IN a paper entitled “ Observations upon Mining Law in the Empire,” read before the Institution of Mining and Metallurgy on April 21, Mr. Gilbert Stone introduced a subject of vital importance to the mineral industry. Laws and regulations frequently contain provisions that tend to hinder the industry they seek to assist; this may be due to the operation of changed local conditions; it is obvious that regulations suited to a new and undeveloped territory become unsuitable when the region has been occupied by a rapidly growing agricultural community or by large industrial centres. On the other hand, the law may be radically wrong: China, with its great resources, has little mineral development because the law and customary rules-which permit the pursuit of minerals across any body's land, without compensation or regulation, but only by a special caste, whose members must be bought out-operate to prevent modern methods of development; capital cannot be attracted in such circumstances. That is an extreme case, but cases could be cited from parts of the British Empire of laws that have prevented or seriously hampered either prospecting or development.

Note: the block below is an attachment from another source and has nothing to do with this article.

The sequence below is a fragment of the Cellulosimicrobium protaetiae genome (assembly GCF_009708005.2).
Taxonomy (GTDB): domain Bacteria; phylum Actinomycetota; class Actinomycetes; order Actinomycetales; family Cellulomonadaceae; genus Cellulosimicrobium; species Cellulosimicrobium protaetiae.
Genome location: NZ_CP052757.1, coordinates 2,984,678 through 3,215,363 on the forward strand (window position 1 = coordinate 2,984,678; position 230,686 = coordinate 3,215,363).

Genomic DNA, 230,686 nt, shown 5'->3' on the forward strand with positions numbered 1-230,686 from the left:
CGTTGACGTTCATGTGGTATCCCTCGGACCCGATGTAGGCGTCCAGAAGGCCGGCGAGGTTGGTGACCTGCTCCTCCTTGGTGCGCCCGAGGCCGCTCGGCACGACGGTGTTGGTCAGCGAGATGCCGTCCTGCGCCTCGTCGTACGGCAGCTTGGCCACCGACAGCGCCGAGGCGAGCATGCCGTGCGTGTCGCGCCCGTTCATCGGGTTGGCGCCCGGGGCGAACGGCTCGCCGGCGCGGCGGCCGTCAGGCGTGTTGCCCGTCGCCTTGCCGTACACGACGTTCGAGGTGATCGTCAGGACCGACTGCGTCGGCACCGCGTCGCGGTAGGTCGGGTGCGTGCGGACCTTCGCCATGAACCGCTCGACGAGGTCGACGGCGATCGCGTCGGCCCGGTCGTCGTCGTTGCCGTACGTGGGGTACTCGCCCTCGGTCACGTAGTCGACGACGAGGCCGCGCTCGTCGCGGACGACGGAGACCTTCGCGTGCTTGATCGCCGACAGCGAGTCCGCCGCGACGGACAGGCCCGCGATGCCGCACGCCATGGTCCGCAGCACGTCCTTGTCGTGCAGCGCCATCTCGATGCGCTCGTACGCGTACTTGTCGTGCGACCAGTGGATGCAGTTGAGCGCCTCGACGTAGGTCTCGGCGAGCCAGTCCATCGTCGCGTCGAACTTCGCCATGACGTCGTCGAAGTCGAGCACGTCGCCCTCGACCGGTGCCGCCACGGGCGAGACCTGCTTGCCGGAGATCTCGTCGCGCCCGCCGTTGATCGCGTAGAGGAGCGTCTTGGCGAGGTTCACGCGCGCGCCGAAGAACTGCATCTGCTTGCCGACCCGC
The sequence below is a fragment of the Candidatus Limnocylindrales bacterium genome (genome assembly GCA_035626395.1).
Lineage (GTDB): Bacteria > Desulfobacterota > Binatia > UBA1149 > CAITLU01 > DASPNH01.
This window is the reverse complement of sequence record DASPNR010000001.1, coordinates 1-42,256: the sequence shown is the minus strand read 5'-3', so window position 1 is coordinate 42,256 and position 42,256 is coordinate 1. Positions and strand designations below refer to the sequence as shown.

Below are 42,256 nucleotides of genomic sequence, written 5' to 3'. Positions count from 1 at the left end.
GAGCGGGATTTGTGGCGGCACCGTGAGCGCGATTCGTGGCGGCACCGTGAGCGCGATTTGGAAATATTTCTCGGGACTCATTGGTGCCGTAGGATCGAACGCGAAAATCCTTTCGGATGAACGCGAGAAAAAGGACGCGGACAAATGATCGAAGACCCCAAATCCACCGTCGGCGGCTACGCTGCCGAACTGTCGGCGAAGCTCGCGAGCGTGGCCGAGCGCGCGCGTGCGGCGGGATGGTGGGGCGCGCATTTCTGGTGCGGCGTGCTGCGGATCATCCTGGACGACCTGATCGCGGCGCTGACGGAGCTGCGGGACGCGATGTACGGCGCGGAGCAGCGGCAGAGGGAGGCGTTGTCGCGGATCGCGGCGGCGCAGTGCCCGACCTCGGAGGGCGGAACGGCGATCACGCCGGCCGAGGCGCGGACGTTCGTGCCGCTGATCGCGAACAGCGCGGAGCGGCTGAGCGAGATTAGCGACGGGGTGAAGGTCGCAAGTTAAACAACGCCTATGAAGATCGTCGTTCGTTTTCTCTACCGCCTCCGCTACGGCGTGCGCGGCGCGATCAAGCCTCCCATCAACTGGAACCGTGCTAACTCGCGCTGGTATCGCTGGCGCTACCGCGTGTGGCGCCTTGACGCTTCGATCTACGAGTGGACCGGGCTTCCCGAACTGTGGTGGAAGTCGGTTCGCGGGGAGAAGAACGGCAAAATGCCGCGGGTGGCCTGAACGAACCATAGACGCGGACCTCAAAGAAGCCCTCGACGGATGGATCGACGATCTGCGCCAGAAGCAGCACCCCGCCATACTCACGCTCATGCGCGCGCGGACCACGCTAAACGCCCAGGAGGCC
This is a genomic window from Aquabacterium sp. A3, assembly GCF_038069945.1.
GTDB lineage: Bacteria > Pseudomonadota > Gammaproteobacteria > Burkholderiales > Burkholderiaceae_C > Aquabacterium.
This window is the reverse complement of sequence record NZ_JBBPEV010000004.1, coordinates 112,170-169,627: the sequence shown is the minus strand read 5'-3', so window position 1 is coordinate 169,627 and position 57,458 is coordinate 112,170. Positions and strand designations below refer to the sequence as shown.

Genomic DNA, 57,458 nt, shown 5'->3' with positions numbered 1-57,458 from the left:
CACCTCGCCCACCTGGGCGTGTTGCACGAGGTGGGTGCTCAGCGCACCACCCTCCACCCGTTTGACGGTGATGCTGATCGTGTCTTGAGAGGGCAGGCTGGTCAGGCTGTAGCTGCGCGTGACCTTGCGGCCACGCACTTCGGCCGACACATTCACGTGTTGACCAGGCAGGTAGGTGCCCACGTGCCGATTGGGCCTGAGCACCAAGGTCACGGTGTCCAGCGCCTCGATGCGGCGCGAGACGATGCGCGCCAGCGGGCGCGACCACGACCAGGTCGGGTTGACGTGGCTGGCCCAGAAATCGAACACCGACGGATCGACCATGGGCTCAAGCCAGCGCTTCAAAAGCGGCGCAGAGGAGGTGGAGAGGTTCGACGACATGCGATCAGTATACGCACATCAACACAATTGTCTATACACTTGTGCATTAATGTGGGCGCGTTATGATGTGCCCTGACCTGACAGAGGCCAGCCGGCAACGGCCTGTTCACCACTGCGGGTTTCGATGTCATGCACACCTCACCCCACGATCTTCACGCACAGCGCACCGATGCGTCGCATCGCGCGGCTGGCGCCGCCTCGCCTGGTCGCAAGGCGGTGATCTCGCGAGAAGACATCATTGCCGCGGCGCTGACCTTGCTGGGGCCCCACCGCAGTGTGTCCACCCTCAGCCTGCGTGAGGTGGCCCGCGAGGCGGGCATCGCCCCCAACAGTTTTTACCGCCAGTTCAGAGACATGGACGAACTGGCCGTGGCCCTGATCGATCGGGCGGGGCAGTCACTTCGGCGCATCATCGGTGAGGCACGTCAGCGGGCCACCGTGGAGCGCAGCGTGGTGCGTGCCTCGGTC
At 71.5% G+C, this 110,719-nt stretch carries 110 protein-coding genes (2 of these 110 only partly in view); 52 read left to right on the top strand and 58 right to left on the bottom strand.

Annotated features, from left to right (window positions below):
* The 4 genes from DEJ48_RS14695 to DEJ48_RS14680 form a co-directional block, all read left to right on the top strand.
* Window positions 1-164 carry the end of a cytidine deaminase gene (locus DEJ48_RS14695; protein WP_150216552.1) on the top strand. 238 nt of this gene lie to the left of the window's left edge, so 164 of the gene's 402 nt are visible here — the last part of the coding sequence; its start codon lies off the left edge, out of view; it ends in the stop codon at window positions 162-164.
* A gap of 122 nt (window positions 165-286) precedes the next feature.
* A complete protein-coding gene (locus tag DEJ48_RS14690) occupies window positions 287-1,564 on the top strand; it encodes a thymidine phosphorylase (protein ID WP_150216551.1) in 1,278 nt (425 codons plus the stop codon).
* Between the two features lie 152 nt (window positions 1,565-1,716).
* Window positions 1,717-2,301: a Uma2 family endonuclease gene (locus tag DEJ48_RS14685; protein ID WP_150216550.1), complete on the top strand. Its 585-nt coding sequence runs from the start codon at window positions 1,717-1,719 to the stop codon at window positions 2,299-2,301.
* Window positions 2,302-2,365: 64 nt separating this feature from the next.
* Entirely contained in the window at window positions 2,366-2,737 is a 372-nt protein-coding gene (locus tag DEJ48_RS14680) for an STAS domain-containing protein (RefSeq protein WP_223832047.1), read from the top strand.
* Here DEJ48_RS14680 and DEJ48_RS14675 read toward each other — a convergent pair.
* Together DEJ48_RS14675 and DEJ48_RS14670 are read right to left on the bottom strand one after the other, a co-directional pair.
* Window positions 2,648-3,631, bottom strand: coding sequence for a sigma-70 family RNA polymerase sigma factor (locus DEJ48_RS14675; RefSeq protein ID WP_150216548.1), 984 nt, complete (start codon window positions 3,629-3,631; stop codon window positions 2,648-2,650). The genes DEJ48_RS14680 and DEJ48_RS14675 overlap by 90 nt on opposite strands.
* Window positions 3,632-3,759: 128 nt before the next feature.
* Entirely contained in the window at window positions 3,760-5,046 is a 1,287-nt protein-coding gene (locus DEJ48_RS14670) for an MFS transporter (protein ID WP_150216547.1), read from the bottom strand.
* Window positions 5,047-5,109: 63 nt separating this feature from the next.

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[News and Views]. Nature 119, 646–650 (1927). https://doi.org/10.1038/119646a0